by Brian Hioe

Photo Credit: Hualien County Government/WikiCommons

MUCH ATTENTION as of late has been focused on Chinese efforts to influence Taiwanese media through either directly channeling funds into Taiwanese media outlets or spreading disinformation. Concerns are also that China manipulates social media in order to engender perceptions favorable to it in Taiwan.

Nevertheless, it should be noted that the KMT had long conducted such manipulation of the media in Taiwan, well before the Internet age, by drawing on traditional clientelist networks and through bribes. This is visible in unresolved scandals in Hualien regarding former county commissioner Fu Kun-chi.

Fu Kun-chi. Photo credit: WikiCommons/CC

Fu was jailed last year on insider trading accusations. Insider trading charges against Fu, which dogged him for close to fifteen years, date to 2005, with Fu accused of manipulating the stock prices of Hold-Key Electric Wire & Cable Company Limited after being offered 20 million shares by Hold-Key’s general manager, Yang Kai-ti, and deputy general manager, Yu Su-yuan. Both hoped to inflate the value of Hold-Key stocks because the company had recently won a lucrative contract from state-run electricity company Taipower. Fu’s actions subsequently led to the tripling of Hold-Key’s stock value. Fu was originally sentenced to sixteen months in prison, but this was later reduced by half to eight months in prison.

Despite facing corruption charges, Fu enjoyed periods of high popularity. Fu was kicked out of the KMT in 2009 for running for county commissioner without the party’s endorsement, having also previously served a legislator for the People First Party from 2000 to 2007. Fu was victorious in his 2016 reelection bid, but with Fu sentenced by the Supreme Court, Fu was removed from office.

For his part, Fu has attempted to defend himself by alleging that he is being politically punished for revealing DPP corruption, claiming last year that his actions as Hualien county magistrate exposed that the DPP was rewarding wind power contracts to favored foreign firms at prices significantly higher than the international market standard. This would be typical KMT behavior, in attempting to reverse the charges leveled against the KMT by leveling the same charges at the DPP,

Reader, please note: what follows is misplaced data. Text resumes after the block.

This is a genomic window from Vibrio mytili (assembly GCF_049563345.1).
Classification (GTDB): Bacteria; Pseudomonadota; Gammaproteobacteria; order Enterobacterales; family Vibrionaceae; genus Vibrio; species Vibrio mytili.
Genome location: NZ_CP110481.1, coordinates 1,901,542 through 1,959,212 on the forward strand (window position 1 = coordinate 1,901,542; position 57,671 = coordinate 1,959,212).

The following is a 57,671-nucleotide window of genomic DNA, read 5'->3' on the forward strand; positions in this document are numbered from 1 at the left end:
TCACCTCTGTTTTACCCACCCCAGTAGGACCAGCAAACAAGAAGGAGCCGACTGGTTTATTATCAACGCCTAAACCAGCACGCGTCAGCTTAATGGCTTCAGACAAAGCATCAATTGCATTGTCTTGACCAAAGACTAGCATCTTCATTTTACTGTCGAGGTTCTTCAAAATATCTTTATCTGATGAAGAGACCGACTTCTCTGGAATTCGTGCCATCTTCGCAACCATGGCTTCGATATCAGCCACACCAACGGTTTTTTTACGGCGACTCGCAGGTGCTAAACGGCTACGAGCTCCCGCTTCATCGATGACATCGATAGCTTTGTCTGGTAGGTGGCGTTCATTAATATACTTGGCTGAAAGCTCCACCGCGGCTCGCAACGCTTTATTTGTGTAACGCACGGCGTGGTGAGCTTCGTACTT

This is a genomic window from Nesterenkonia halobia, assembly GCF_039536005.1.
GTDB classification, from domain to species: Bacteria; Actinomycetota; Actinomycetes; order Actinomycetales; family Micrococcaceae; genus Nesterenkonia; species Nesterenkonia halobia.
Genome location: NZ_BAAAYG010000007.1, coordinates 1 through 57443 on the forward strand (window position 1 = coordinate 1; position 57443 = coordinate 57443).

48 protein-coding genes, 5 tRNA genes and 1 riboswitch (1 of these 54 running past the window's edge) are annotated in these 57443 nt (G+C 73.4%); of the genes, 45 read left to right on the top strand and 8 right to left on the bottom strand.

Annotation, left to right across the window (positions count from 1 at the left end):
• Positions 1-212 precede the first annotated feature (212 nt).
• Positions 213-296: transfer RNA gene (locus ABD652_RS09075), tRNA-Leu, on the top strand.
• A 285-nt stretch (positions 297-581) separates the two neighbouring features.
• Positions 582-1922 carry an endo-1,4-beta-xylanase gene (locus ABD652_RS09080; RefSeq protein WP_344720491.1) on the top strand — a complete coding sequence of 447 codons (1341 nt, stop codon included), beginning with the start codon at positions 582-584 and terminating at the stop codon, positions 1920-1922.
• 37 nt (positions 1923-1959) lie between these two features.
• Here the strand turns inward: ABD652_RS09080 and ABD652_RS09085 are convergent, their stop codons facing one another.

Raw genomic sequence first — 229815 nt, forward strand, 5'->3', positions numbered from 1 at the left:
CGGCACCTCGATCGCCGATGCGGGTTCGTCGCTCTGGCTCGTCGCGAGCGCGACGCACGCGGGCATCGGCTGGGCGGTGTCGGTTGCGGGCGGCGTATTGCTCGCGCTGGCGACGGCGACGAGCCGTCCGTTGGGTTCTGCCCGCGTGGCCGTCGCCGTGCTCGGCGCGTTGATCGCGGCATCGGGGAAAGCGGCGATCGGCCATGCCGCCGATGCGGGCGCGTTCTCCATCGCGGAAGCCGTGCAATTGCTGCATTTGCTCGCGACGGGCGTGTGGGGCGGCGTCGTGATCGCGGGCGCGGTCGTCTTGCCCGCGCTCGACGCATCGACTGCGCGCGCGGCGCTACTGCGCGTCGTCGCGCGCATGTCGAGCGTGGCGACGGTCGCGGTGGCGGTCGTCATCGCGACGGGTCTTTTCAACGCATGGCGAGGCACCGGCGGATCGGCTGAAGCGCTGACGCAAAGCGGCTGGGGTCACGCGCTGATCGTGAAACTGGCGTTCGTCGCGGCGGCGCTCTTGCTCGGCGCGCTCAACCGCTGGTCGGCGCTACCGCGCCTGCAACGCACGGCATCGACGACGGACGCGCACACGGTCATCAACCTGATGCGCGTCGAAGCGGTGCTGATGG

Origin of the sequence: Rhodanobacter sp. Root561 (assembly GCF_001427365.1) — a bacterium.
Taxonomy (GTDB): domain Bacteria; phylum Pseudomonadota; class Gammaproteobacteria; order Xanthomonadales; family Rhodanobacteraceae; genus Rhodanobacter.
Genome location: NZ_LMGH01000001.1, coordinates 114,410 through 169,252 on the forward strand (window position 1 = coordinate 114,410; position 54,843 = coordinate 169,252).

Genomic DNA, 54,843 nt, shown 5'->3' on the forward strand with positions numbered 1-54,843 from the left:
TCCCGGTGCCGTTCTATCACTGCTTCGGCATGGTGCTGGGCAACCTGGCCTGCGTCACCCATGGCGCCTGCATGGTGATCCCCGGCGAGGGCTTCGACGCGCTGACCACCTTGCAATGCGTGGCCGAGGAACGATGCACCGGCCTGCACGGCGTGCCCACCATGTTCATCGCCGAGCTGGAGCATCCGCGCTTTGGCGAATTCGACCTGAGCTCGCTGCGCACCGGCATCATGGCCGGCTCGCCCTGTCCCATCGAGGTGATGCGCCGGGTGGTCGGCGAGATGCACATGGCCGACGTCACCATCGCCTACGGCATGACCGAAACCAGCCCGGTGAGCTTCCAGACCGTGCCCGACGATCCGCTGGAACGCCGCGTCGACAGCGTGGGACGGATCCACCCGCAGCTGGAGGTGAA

In particular, however, the Control Yuan passed a motion earlier this month to impeach former Hualien County Government deputy secretary-general Hsieh Kung-ping and two other government officials to pay off journalists to write positive press coverage of Fu. This was achieved by appropriating funds from the county government under the auspices of creating a “media database to promote county government policies” and then offering the creation of this database as a tender for bidding.

Reporters awarded bids and, in this way, paid off by Fu, included reporters from media outlets both pan-Green and pan-Blue, as well as both public and private. This includes CTi TV, China Television Co, ERA TV, ETTV News, Formosa TV, Hakka TV, the Keng Sheng Daily News, Next TV, Sanlih E-Television, Taiwan Television, TVBS, Taiwan Indigenous TV, United Daily News, and other outlets. Hakka TV and Taiwan Indigenous TV are, notably, state-funded television outlets.

It is generally thought that Fu’s network for gaining positive press coverage by bribing journalists in this way is extensive, hence why more individuals besides just Hsieh are also thought to have been involved. It is thought that departments under Fu’s government would have also been implicated in this scheme, in order to generate positive press not only about Fu and his achievements but about the Hualien county government as a whole.

Photo credit: Aude/WikiCommons/CC

It is likely that drumming up positive press for the Fu administration in this way was a factor in Fu’s high popularity in spite of Fu facing corruption charges for close to two decades. But this would be manipulation of the Taiwanese domestic media by the KMT through bribes, plain and simple, and by operating through traditional outlets—without any need for social media manipulation, funneling funds from another country, or propping up fake media outlets.

Indeed, with increased concern in past weeks regarding “red media” and China’s outside influence on Taiwanese media, it also proves important to be attentive to the KMT’s ability to affect the media even without using Chinese resources, or to manipulate public perceptions simply by banking on regional clientelist networks and bribery and not using the Internet, per se. Yet seeing as many such networks are deeply rooted in local governments, it proves a challenge as to how to address what may be1 an endemic issue in Taiwan.

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